Hurricane Cripples 10 Percent of US Raptor Fleet

Kai Huang - 2A Computer Engineering
Posted on: October 31, 2018

In the beginning of this month, Hurricane Michael tore through the southeast United States, carving a path of destruction through the entire region. Right at the edge of the Florida seacoast where the storm first made landfall lies Tyndall Air Base, home of 55 F-22 Raptor fighter jets.

The F-22 raptor is considered to be one of the most advanced air superiority fighters in the world. At a hefty price point of around $150 million USD per aircraft, production was halted in 2009 after only around 180 jets were finished, and the assembly lines modified to prepare for F-35 construction.

Standard operating procedure for the U.S. Air Force to prepare for a natural disaster that may impact the fleet is to fly the aircraft to a safe location for the time being. However, the F-22 is a finicky aircraft. Being heavily maintenance-intensive, the entire fleet has approximately a 49 percent availability figure at any given point. Luckily, recent reports between Air Force Secretary Heather Wilson and Senator Marco Rubio have concluded that 69 percent of the F-22’s at Tyndall were able to escape to safety, leaving behind the 31 per cent designated non-mission capable (NMC) to be sheltered in place.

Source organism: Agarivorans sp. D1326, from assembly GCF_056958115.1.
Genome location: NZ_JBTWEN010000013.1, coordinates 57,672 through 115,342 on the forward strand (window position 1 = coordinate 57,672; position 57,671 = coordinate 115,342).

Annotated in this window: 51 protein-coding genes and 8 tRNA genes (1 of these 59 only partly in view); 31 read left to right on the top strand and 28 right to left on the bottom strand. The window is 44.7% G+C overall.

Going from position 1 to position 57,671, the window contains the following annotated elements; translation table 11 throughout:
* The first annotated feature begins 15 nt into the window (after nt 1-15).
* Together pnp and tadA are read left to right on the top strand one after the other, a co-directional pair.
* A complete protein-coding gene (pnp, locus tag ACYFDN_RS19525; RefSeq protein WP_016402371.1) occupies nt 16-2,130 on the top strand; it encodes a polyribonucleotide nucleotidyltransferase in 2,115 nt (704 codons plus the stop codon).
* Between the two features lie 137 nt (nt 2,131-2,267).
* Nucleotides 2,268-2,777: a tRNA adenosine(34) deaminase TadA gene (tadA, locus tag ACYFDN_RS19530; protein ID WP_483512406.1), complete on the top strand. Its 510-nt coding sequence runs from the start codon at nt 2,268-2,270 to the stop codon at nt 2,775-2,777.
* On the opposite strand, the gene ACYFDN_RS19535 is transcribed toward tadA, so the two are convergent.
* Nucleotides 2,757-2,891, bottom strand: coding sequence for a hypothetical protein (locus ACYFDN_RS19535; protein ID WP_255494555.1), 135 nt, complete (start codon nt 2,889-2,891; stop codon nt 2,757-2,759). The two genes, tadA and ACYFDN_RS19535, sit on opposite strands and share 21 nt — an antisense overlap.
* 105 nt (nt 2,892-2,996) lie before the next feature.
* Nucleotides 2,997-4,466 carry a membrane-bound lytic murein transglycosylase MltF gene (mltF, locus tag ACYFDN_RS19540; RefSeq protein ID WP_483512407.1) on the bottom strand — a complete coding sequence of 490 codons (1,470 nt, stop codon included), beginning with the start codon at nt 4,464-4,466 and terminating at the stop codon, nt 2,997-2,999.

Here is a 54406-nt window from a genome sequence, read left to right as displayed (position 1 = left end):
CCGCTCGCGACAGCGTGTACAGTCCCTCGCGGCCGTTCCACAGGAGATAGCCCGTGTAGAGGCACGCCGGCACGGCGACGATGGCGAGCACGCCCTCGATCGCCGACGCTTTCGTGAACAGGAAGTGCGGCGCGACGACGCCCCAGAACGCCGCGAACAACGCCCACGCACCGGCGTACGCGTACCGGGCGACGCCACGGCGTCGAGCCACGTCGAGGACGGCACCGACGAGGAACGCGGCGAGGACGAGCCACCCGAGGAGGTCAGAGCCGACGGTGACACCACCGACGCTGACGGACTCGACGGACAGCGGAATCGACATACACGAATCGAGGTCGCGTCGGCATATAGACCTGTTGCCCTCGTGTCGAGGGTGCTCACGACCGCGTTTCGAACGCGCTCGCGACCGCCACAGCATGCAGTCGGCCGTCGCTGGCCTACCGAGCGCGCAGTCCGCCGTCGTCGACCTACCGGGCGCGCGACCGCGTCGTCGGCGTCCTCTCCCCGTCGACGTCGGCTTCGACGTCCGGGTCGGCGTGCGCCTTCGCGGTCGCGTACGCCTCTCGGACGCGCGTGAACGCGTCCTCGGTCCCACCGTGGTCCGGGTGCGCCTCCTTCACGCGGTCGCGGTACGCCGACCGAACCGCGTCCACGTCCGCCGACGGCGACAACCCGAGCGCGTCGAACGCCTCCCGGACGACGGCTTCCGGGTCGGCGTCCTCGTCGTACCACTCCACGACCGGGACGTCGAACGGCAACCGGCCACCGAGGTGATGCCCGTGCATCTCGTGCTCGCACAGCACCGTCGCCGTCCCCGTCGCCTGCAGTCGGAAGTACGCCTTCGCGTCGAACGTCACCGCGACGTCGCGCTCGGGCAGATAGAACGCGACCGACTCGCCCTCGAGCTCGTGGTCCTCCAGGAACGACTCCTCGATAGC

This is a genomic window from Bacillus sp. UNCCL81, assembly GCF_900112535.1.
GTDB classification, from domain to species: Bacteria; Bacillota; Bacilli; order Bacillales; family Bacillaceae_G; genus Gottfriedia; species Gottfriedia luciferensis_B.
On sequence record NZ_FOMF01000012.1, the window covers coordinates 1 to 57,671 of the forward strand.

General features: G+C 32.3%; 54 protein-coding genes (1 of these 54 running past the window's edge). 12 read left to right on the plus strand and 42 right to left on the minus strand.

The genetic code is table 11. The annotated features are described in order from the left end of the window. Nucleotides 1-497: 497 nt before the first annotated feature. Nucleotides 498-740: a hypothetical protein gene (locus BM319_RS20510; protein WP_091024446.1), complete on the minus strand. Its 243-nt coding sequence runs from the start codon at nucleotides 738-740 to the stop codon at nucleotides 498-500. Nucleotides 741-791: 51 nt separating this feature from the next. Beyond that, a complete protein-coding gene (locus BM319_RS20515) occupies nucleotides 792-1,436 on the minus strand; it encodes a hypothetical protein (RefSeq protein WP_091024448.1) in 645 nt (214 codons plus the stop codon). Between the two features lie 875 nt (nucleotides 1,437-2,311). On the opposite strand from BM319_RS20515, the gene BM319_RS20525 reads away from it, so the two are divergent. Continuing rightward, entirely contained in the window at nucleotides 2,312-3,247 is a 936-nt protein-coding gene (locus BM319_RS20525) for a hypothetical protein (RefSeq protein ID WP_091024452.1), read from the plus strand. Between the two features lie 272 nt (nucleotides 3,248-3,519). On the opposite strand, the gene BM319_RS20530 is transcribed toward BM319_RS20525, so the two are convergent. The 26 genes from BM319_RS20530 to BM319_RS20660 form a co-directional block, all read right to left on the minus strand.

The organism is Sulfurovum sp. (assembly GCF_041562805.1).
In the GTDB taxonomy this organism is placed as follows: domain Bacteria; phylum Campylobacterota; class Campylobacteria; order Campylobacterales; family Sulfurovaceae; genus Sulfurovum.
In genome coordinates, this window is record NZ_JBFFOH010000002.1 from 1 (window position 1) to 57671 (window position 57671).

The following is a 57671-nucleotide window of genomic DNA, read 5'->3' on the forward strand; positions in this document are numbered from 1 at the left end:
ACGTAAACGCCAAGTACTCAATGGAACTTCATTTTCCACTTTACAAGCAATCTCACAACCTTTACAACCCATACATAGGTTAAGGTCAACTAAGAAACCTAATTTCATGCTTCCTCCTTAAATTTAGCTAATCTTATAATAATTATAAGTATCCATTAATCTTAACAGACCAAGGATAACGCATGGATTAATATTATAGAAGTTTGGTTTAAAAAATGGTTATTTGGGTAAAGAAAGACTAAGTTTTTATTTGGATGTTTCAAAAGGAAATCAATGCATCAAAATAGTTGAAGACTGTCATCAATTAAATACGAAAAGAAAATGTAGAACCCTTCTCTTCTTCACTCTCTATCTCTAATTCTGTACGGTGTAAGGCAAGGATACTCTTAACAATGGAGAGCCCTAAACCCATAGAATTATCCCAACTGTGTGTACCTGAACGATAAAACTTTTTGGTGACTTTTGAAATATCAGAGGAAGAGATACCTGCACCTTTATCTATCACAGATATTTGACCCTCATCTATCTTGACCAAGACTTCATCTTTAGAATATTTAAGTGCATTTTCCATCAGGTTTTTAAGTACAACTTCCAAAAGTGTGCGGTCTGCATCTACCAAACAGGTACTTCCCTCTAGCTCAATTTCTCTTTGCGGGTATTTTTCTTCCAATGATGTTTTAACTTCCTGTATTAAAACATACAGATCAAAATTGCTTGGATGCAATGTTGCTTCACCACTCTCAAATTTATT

The 31 percent figure would mean that 17 jets remained in Tyndall’s hangars when Hurricane Michael made contact. The big concern then is how severe the damage was that was inflicted on them. Photos after the storm had passed show hangars with collapsed roofs as well as some that had buckled entirely. The distinctive silhouette of the F-22’s are clearly visible within many of the shots. However, Air Force Secretary Wilson mentioned that “damage was less than we feared and preliminary indications are promising.”

The damage caused to these seventeen jets could mean a potential loss of nearly 10 percent of the entire U.S. F-22 fleet. Given the very specific role that these jets fulfill and their already questionable availability figure, the loss could be incredibly significant. Talks has once again resumed about potentially restarting production of the F-22 to meet current demands, with countries such as Russia and China developing their new fifth generation air superiority fighters. However, the economic reality is that an additional line of 75 aircraft would incur a roughly $266 million average unit cost, which is no small price to pay.

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